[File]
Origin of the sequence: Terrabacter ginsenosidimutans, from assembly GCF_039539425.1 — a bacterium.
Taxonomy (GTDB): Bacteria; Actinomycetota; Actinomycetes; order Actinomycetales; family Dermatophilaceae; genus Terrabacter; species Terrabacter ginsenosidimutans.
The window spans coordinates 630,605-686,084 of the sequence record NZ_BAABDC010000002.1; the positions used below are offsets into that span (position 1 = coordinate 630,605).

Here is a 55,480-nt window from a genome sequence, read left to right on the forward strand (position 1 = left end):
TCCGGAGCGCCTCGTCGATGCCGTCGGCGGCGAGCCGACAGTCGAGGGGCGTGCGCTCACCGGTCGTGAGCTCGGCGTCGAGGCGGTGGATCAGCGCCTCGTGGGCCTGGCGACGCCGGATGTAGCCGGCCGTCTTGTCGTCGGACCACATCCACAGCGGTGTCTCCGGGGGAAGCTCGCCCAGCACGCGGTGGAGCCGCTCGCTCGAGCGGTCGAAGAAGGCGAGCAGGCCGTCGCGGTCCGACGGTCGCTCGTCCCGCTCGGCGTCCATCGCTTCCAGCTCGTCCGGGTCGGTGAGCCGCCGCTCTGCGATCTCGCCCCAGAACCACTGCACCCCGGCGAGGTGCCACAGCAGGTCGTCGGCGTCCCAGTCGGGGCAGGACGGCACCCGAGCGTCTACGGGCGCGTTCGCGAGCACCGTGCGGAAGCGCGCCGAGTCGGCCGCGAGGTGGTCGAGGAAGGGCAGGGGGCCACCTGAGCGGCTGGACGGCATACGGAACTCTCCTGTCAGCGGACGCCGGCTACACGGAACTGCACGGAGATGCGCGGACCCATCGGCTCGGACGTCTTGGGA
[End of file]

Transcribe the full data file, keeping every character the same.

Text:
Origin of the sequence: Terrabacter ginsenosidimutans, from assembly GCF_039539425.1 — a bacterium.
Taxonomy (GTDB): Bacteria; Actinomycetota; Actinomycetes; order Actinomycetales; family Dermatophilaceae; genus Terrabacter; species Terrabacter ginsenosidimutans.
The window spans coordinates 630,605-686,084 of the sequence record NZ_BAABDC010000002.1; the positions used below are offsets into that span (position 1 = coordinate 630,605).

Here is a 55,480-nt window from a genome sequence, read left to right on the forward strand (position 1 = left end):
TCCGGAGCGCCTCGTCGATGCCGTCGGCGGCGAGCCGACAGTCGAGGGGCGTGCGCTCACCGGTCGTGAGCTCGGCGTCGAGGCGGTGGATCAGCGCCTCGTGGGCCTGGCGACGCCGGATGTAGCCGGCCGTCTTGTCGTCGGACCACATCCACAGCGGTGTCTCCGGGGGAAGCTCGCCCAGCACGCGGTGGAGCCGCTCGCTCGAGCGGTCGAAGAAGGCGAGCAGGCCGTCGCGGTCCGACGGTCGCTCGTCCCGCTCGGCGTCCATCGCTTCCAGCTCGTCCGGGTCGGTGAGCCGCCGCTCTGCGATCTCGCCCCAGAACCACTGCACCCCGGCGAGGTGCCACAGCAGGTCGTCGGCGTCCCAGTCGGGGCAGGACGGCACCCGAGCGTCTACGGGCGCGTTCGCGAGCACCGTGCGGAAGCGCGCCGAGTCGGCCGCGAGGTGGTCGAGGAAGGGCAGGGGGCCACCTGAGCGGCTGGACGGCATACGGAACTCTCCTGTCAGCGGACGCCGGCTACACGGAACTGCACGGAGATGCGCGGACCCATCGGCTCGGACGTCTTGGGA